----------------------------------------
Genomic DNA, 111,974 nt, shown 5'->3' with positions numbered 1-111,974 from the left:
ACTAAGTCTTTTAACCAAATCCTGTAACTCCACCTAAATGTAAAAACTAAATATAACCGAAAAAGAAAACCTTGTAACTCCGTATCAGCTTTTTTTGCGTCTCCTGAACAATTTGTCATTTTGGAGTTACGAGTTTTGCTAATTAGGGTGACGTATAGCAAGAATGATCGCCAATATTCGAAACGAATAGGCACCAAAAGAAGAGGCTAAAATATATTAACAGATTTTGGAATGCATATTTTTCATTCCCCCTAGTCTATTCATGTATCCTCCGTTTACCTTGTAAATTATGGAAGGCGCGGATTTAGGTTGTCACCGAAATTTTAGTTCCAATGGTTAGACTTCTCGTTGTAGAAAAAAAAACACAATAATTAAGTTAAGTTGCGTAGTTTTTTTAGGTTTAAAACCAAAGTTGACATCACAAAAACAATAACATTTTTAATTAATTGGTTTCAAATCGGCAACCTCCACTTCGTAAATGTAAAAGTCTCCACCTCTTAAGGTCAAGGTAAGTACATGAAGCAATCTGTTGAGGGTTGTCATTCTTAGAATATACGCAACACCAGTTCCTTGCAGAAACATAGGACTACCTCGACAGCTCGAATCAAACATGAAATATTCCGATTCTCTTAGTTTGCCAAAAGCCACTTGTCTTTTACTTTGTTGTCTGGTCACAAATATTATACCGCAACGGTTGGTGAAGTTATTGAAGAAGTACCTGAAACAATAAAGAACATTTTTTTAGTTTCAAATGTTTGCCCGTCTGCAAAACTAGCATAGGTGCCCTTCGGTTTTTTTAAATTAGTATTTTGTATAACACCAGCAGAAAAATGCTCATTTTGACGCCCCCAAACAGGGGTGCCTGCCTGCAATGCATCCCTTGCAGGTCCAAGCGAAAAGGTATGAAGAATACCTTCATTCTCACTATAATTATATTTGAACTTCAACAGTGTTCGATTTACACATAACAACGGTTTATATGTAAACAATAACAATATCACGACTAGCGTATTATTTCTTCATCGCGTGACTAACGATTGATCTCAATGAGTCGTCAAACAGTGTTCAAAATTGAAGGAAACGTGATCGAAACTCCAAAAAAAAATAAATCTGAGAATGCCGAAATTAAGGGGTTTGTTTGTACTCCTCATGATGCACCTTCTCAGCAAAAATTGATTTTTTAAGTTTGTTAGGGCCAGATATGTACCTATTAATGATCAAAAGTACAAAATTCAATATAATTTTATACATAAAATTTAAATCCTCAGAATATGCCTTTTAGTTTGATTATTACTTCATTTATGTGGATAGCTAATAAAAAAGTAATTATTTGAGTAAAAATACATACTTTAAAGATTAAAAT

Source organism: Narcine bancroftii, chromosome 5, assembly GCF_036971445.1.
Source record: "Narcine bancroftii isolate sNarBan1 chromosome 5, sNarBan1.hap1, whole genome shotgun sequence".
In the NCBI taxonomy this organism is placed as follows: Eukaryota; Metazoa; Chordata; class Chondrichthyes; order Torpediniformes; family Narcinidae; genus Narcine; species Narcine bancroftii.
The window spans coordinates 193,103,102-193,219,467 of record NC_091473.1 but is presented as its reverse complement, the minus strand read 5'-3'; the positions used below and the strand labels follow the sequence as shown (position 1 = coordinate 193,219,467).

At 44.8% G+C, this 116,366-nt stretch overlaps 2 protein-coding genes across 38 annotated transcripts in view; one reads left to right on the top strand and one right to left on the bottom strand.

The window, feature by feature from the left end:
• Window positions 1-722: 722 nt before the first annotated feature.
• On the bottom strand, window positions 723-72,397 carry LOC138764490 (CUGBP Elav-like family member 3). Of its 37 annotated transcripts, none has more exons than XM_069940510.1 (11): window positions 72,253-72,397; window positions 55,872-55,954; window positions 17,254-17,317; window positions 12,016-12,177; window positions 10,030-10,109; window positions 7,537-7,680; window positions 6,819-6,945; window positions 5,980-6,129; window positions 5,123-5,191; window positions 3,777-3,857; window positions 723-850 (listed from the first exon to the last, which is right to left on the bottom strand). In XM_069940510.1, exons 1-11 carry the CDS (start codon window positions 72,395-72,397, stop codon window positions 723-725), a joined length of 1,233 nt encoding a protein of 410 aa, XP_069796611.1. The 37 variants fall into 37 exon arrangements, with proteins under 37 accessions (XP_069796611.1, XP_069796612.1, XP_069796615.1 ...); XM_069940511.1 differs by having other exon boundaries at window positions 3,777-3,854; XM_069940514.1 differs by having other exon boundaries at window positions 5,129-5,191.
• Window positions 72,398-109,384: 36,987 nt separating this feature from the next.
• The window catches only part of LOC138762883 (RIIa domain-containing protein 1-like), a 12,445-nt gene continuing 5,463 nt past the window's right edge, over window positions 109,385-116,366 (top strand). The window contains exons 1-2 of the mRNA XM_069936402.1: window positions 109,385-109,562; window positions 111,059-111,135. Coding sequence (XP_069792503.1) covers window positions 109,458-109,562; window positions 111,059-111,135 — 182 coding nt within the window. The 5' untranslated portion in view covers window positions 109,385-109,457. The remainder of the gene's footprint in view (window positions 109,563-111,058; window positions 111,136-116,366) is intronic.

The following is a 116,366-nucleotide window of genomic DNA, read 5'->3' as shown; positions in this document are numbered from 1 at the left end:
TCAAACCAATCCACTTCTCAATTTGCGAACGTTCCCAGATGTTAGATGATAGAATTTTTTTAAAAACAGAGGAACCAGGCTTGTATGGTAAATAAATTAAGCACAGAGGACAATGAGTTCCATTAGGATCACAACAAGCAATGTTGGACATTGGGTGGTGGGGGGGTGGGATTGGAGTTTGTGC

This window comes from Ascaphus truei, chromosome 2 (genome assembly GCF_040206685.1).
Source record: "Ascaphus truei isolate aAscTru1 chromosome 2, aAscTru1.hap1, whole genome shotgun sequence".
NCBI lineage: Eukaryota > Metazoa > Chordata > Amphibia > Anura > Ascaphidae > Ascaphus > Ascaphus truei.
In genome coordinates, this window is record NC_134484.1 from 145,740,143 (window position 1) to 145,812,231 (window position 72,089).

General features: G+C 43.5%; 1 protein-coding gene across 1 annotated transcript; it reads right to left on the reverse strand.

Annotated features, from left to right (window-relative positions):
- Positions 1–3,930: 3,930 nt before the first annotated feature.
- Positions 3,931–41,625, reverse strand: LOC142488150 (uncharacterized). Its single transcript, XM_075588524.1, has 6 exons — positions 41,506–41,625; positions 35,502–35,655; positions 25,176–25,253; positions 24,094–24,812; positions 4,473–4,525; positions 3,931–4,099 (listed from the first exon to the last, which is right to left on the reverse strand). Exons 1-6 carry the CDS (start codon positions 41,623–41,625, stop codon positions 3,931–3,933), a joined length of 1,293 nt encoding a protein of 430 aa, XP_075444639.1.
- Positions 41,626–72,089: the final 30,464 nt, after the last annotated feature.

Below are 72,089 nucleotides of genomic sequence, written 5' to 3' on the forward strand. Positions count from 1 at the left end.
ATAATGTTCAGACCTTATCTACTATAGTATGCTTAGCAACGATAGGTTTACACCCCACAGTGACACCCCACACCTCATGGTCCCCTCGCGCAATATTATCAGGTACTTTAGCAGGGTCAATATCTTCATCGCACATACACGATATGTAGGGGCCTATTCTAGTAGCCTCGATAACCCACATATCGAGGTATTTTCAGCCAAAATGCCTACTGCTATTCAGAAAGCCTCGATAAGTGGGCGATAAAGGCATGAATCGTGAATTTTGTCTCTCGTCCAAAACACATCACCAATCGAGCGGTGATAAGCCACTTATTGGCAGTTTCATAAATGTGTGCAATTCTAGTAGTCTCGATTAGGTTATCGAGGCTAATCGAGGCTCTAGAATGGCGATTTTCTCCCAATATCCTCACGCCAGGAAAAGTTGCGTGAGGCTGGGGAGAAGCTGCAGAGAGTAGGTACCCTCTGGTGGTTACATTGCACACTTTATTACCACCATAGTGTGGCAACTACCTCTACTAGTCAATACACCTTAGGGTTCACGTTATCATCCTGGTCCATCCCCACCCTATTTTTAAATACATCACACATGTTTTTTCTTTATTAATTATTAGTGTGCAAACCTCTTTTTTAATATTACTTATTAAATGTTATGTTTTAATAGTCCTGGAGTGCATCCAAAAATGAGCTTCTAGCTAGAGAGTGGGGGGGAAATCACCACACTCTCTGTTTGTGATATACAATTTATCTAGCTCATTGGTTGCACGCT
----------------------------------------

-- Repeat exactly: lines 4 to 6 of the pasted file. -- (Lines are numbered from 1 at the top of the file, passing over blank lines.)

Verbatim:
Source record: "Narcine bancroftii isolate sNarBan1 chromosome 5, sNarBan1.hap1, whole genome shotgun sequence".
In the NCBI taxonomy this organism is placed as follows: Eukaryota; Metazoa; Chordata; class Chondrichthyes; order Torpediniformes; family Narcinidae; genus Narcine; species Narcine bancroftii.
The window spans coordinates 193,103,102-193,219,467 of record NC_091473.1 but is presented as its reverse complement, the minus strand read 5'-3'; the positions used below and the strand labels follow the sequence as shown (position 1 = coordinate 193,219,467).